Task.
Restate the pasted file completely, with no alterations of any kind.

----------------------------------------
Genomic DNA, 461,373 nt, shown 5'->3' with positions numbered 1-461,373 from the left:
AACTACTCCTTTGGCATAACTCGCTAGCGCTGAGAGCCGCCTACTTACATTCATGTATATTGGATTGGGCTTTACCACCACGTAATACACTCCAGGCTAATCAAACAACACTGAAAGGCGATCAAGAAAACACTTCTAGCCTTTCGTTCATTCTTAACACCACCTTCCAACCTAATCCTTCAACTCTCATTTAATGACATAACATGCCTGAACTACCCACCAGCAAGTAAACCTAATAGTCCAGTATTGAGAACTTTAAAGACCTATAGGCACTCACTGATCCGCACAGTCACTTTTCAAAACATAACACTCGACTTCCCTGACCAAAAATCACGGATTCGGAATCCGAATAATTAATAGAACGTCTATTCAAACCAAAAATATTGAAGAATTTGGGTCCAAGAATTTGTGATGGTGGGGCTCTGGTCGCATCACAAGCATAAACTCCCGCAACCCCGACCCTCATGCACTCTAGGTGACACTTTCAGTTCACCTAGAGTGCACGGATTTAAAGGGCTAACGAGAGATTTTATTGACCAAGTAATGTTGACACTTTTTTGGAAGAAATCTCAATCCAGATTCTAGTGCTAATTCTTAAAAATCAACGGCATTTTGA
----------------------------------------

Genomic DNA, 461,373 nt, shown 5'->3' with positions numbered 1-461,373 from the left:
AACTACTCCTTTGGCATAACTCGCTAGCGCTGAGAGCCGCCTACTTACATTCATGTATATTGGATTGGGCTTTACCACCACGTAATACACTCCAGGCTAATCAAACAACACTGAAAGGCGATCAAGAAAACACTTCTAGCCTTTCGTTCATTCTTAACACCACCTTCCAACCTAATCCTTCAACTCTCATTTAATGACATAACATGCCTGAACTACCCACCAGCAAGTAAACCTAATAGTCCAGTATTGAGAACTTTAAAGACCTATAGGCACTCACTGATCCGCACAGTCACTTTTCAAAACATAACACTCGACTTCCCTGACCAAAAATCACGGATTCGGAATCCGAATAATTAATAGAACGTCTATTCAAACCAAAAATATTGAAGAATTTGGGTCCAAGAATTTGTGATGGTGGGGCTCTGGTCGCATCACAAGCATAAACTCCCGCAACCCCGACCCTCATGCACTCTAGGTGACACTTTCAGTTCACCTAGAGTGCACGGATTTAAAGGGCTAACGAGAGATTTTATTGACCAAGTAATGTTGACACTTTTTTGGAAGAAATCTCAATCCAGATTCTAGTGCTAATTCTTAAAAATCAACGGCATTTTGA